If you’ve been arrested for Driving While Intoxicated, you need to move fast…
For purposes of this post, it doesn’t matter how or why you were stopped by the cops. I will talk more about that in later posts. All that matters is that you were arrested for Driving While Intoxicated. Whether it was the right decision by the police or you were completely sober (yes, this happens), the initial, knee-jerk reaction is to think about your new criminal charges.
That is a mistake. In every DWI arrest, there are really two cases that you have to fight – criminal charges and a potential license suspension. While the criminal charges are serious in their own right, if you don’t immediately address the license issue, the Texas Department of Public Safety (“DPS”) could suspend your license up to 180 days as a result of your DWI arrest. If you refused – and you should – a blood or breath test when asked by law enforcement, you must request an ALR hearing within 14 days or your arrest. Failure to do so could lead to a 180 day license suspension. Take the stress out of this fast-approaching deadline and let Gallian Firm do it for you.
Here at Gallian Firm LLC, I aim to answer all of your questions and worries in the first meeting. Use the form on this page to set up an appointment and, before you come in, write down all of your biggest questions, and let me answer them for you.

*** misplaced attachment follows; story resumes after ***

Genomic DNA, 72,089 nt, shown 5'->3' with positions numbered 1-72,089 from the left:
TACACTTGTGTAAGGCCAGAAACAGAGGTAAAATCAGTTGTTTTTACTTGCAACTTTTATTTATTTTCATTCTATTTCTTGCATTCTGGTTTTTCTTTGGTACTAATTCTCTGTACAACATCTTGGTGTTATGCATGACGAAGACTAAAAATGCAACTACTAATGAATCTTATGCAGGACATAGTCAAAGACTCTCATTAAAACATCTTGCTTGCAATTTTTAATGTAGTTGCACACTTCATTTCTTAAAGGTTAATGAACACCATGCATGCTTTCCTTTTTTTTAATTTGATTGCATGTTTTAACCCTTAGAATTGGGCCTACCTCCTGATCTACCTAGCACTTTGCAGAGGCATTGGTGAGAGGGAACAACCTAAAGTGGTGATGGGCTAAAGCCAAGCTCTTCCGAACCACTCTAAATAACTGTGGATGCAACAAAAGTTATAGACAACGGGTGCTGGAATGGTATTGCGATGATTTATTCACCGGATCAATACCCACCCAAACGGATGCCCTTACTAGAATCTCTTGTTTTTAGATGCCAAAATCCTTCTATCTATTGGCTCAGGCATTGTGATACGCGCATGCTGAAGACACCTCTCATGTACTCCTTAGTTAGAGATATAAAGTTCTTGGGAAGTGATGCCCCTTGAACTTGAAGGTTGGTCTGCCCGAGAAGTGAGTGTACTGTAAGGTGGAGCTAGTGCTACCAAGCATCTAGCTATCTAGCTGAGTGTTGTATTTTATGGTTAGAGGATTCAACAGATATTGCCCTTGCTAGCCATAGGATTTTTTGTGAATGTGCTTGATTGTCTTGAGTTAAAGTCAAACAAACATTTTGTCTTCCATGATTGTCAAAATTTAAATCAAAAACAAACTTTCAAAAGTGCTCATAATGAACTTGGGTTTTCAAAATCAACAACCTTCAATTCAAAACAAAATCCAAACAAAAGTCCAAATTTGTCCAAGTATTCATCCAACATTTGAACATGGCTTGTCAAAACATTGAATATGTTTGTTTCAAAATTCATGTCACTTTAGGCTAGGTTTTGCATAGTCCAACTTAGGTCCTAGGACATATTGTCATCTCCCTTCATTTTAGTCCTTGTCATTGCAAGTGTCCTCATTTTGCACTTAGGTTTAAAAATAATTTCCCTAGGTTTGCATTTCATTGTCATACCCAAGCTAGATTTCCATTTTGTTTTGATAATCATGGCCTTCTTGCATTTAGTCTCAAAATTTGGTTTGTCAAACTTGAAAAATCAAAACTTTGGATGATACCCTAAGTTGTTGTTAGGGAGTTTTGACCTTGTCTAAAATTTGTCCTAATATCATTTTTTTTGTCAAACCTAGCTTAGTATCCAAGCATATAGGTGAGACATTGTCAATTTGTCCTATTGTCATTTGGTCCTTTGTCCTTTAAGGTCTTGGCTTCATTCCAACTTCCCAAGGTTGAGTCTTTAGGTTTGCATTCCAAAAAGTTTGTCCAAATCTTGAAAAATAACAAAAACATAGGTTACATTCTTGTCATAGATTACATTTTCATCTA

Let me fight for you.
Texas Penal Code – Section 49.04
(a) A person commits an offense if the person is intoxicated while operating a motor vehicle in a public place.
(b) Except as provided by Subsections (c) and (d) and Section 49.09, an offense under this section is a Class B misdemeanor, with a minimum term of confinement of 72 hours.
(c) If it is shown on the trial of an offense under this section that at the time of the offense the person operating the motor vehicle had an open container of alcohol in the person’s immediate possession, the offense is a Class B misdemeanor, with a minimum term of confinement of six days.
(d) If it is shown on the trial of an offense under this section that an analysis of a specimen of the person’s blood, breath, or urine showed an alcohol concentration level of 0.15 or more at the time the analysis was performed, the offense is a Class A misdemeanor.